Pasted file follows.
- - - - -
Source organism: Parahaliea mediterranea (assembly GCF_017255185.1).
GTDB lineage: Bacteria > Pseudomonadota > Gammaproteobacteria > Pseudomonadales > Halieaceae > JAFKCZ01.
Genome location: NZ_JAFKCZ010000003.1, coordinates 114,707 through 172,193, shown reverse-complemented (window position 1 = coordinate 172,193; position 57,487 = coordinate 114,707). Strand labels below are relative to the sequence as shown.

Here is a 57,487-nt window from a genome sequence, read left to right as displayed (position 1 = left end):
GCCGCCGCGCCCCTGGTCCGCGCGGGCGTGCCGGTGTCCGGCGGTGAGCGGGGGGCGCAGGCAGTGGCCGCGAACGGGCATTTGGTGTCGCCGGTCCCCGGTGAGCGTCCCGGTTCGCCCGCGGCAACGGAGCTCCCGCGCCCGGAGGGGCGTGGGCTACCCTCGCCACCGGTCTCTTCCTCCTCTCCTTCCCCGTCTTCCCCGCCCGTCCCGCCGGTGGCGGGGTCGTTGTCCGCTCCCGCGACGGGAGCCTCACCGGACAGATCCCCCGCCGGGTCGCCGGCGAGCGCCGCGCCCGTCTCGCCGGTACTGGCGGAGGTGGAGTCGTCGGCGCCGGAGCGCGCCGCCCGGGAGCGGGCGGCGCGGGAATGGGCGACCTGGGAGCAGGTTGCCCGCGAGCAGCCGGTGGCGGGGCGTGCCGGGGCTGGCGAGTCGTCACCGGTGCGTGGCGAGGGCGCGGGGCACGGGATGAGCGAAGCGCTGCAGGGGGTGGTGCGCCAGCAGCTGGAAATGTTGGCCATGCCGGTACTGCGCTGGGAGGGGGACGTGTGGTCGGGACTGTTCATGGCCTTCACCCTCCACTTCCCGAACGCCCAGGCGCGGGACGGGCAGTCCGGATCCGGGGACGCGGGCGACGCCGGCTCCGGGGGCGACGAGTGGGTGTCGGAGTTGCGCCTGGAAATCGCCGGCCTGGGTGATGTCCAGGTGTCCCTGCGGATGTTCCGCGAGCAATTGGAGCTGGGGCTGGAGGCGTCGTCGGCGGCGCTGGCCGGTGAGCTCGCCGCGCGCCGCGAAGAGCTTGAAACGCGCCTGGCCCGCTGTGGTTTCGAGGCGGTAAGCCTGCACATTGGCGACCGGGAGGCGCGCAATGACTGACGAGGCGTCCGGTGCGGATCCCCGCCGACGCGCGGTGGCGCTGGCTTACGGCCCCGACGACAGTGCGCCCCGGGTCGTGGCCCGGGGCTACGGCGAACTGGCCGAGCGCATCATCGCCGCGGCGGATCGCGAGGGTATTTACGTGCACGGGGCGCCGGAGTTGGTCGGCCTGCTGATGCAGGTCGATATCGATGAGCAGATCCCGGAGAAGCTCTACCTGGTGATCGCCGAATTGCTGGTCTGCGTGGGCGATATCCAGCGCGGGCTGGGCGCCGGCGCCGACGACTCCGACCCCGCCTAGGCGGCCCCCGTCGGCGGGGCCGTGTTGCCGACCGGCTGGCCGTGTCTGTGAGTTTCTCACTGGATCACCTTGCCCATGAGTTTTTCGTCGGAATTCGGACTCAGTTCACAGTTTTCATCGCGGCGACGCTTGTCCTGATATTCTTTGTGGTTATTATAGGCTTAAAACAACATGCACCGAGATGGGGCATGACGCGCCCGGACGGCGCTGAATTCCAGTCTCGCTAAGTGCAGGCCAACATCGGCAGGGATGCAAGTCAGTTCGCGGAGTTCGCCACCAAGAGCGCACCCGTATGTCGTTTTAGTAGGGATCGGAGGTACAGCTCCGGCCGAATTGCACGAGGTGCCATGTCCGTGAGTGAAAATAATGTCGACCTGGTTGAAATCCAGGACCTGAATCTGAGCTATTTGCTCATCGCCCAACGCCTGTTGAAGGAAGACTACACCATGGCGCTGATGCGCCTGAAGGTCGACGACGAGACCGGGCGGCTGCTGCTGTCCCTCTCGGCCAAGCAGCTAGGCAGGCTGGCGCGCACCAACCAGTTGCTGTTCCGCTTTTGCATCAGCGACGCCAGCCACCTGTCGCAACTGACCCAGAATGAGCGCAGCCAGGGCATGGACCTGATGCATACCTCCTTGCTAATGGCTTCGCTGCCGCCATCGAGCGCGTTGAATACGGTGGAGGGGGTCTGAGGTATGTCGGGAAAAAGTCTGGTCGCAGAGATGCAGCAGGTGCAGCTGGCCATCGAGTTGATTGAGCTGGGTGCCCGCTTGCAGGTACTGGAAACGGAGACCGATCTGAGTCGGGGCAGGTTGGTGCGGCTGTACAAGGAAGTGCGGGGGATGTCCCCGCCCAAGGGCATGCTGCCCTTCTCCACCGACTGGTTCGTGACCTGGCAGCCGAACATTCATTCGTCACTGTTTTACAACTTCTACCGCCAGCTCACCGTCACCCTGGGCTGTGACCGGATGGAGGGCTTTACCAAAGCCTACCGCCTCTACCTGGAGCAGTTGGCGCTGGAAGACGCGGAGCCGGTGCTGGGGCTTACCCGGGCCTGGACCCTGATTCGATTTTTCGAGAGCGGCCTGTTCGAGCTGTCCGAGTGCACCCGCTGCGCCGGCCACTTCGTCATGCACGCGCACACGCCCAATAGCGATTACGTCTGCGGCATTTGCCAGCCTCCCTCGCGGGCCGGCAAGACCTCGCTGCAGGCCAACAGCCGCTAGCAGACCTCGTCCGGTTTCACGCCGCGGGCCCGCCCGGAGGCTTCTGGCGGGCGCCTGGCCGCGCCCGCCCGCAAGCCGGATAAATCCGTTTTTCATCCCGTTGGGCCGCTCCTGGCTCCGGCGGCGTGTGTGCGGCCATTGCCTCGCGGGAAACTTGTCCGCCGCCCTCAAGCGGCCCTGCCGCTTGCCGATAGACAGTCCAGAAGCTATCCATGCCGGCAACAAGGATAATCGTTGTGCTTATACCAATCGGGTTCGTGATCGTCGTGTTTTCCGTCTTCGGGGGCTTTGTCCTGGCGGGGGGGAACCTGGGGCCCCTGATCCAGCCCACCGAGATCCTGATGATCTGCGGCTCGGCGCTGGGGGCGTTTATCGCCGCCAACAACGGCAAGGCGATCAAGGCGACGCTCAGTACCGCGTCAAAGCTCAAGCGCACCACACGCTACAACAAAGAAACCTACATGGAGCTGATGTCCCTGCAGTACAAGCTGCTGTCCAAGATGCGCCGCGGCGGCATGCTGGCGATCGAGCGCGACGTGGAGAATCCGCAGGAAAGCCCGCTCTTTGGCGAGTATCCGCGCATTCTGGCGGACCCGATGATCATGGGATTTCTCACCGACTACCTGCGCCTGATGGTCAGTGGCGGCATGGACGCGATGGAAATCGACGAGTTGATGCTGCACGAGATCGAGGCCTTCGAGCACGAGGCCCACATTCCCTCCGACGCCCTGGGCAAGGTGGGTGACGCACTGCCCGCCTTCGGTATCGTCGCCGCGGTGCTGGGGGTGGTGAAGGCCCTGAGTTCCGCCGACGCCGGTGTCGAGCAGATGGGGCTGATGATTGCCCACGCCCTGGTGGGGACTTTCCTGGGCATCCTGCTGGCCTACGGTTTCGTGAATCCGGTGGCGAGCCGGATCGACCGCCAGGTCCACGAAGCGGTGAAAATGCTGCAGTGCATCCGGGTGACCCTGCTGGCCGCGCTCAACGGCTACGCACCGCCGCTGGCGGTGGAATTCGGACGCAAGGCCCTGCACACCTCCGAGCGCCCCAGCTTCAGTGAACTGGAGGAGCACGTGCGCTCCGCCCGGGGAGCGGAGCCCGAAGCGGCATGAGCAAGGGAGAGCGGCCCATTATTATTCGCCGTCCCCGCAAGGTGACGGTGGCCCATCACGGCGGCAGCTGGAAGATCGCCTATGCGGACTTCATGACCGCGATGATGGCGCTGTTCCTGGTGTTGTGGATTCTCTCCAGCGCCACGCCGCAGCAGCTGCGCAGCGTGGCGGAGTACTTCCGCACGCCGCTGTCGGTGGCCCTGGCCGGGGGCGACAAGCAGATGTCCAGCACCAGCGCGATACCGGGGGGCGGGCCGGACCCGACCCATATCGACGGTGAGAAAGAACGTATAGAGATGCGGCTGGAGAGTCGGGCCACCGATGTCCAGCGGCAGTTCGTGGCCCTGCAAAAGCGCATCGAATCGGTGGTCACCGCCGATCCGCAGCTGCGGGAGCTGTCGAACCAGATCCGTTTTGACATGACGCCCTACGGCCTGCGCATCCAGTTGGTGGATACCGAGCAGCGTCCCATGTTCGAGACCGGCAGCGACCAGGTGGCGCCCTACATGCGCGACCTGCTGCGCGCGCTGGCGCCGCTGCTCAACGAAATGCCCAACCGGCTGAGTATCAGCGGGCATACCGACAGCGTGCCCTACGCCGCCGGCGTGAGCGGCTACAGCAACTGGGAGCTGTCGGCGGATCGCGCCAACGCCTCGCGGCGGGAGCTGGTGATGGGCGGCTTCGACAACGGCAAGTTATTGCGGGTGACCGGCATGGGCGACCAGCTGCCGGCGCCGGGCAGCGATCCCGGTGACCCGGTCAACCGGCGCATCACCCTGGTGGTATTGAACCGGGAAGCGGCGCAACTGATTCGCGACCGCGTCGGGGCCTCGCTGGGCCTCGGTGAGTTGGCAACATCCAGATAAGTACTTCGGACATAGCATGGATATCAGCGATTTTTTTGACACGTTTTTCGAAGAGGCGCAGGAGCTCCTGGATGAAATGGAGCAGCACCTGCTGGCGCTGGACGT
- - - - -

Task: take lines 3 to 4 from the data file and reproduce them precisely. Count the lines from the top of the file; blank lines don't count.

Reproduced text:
Genome location: NZ_JAFKCZ010000003.1, coordinates 114,707 through 172,193, shown reverse-complemented (window position 1 = coordinate 172,193; position 57,487 = coordinate 114,707). Strand labels below are relative to the sequence as shown.

Here is a 57,487-nt window from a genome sequence, read left to right as displayed (position 1 = left end):